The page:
Why to copy the whole filename into the Title field?

Why to copy the whole filename into the Title field, then separate the Artist and the Title manually, when you have such a wonderful program as MP3Tag?
★ Maybe, it would be more useful to copy filename to Artist and to Title using any separator, for example: the "-" dash as a separator?
★ However, if you need to make columns in Excel, then you can make a new action in MP3Tag, which would replace or remove or move the dashes to where the Microsoft Excel can separate them as columns prior to export the tags for Excel columns.

Here is the MP3Tag Action, but this one is not for Excel:
Filename 2 Tag And Tag 2 Tag.mta (808 Bytes)

I updated the downloadable file "Filename 2 Tag And Tag 2 Tag.mta" above not to include the case conversion for the fields "Lyrics" and "Comments".

I suggest that you add some real examples, one "before" and one "after" using your action.
This would help others to decide if such a "do-it-all-but-exactly-how Sn1p3r31173-wanted" is useful.

For example: I assume not everyone needs/wants "Mixed Case" in all the tags.

OK. Here is the live example:

★ Before the Action Filename 2 Tag And Tag 2 Tag

★ After applying the Action Filename 2 Tag And Tag 2 Tag

The "Mixed Case" you can easily replace to what case you would prefer, also you can easily remove it by opening the Action in MP3Tag Menu: Actions ► Actions. And just editing it. So easy.

I know that. :wink:

But other users finding this thread because of your title are tempted to use your *.mta - not knowing, that they destroy their lyrics syntax and every intended special syntax for the artist, title and album.

Therefore you should make some special hints, what exactly your actions are doing and where the users have to be careful.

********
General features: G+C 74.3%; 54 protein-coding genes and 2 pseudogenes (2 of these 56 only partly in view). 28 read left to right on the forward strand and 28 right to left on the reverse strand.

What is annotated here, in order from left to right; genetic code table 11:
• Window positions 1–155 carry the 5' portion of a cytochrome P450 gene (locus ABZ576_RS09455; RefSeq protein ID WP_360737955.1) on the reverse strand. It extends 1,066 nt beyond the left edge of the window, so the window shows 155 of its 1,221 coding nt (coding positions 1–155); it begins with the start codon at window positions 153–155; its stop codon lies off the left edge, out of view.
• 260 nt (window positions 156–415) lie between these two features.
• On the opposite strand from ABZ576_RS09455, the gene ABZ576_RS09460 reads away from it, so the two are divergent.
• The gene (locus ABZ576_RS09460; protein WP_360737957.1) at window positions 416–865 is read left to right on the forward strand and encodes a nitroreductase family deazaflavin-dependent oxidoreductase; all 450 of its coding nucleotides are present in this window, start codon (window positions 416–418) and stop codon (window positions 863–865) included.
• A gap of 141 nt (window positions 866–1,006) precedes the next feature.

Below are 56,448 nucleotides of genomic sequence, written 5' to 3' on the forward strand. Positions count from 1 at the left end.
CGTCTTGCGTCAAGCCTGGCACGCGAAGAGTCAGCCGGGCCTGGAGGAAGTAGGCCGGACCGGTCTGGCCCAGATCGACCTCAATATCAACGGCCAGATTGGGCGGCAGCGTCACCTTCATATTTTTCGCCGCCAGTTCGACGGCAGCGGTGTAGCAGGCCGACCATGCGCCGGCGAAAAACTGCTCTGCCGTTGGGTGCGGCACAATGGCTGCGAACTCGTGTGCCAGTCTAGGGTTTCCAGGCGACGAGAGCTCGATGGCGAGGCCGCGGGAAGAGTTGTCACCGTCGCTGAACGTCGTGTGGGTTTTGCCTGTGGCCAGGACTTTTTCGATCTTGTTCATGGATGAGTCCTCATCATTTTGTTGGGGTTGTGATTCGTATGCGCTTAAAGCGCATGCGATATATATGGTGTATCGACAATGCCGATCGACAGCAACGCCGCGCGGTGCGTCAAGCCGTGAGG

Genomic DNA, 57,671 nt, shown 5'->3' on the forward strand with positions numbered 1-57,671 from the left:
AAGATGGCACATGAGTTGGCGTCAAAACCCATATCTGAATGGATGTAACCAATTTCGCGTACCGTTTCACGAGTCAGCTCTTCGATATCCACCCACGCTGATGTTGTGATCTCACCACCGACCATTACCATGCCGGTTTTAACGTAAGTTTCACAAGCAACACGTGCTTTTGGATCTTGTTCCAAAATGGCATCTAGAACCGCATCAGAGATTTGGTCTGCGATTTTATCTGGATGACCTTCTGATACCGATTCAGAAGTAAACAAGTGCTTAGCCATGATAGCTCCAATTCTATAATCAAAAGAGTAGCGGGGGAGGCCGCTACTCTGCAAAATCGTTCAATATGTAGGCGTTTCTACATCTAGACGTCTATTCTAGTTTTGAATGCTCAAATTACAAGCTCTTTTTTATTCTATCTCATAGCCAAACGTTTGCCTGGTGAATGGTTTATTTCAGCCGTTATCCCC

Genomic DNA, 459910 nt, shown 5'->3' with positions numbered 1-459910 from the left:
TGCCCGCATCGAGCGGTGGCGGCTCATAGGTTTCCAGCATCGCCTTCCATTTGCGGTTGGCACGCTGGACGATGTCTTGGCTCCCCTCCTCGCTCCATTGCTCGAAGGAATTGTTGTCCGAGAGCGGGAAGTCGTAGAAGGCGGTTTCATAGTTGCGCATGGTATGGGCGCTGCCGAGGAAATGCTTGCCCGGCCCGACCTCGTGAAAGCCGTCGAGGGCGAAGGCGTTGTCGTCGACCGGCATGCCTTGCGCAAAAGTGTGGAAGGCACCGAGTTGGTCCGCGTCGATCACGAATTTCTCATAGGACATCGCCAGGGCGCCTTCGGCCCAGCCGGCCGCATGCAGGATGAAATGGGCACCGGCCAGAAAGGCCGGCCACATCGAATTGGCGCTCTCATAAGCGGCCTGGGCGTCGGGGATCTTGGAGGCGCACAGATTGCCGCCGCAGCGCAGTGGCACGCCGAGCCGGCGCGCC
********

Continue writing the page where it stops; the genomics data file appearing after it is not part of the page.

I for myself would never ever use Mixed Case for all my tags. Not for my lyrics, not for my artist, title, album or any other tag.

1 Like

The Action "Filename 2 Tag And Tag 2 Tag.mta" has nothing to do with the Lyrics field.
It just copies the Artist and the Title from the file name to their corresponding fields.
And if you don't prefer the "Mixed Case", then you can easily edit it and replace it with another case or even remove it easily.

Unfortunately, this is not true.
Your "Case conversion" in step #7 converts ALL - and I really mean ALL - tags to Mixed Case. Including your Lyrics.

1 Like

OK. You can easily change the "-All" with only the "Artist" and the "Title" by duplicating and editing the Case Conversion Action.


Thank you for warning about the case relating to the field "Lyrics". I updated the downloadable file according to it above leaving the fields "Lyrics" and "Comments" untouchable.
However, to recover the Lyrics' character case, I can use my written action "Import Lyrics From Filename", and it imports the lyrics outside of audio file from the "filename.lrc" file.
★ Do you know a short method how to convert the case of all the tags except the Lyrics field without explicitly writing the names of all fields except the Lyrics field? Thanks for any answer.

Thank you for the update in your first post!

AFAIK there is no such function.

If you think about files with many more tags from sources like iTunes, Discogs, Musicbrainz or other sources it is more safe to use the case conversion for the few tags you really want to change.
Otherwise _ALL is pretty dangerous because you never know what kind of tags could be affected.
Even with a not existing function like _ALL_Except(Lyrics, Conductor, Director, InvolvedPeople...) you are never sure, if you really have excluded all tags you don't want to be changed.

1 Like

Thank you very much.

1 Like

I do not find it too elegant to first fumble with the filename and then import the data into the tag.
Each modification in the filename causes a write and read operation in the file system whereas manipulations in the tag data are first carried out in electric memory and then written to file.
So getting most of modifications done in the tag and as few as possible in the file system would probably speed up things - a little.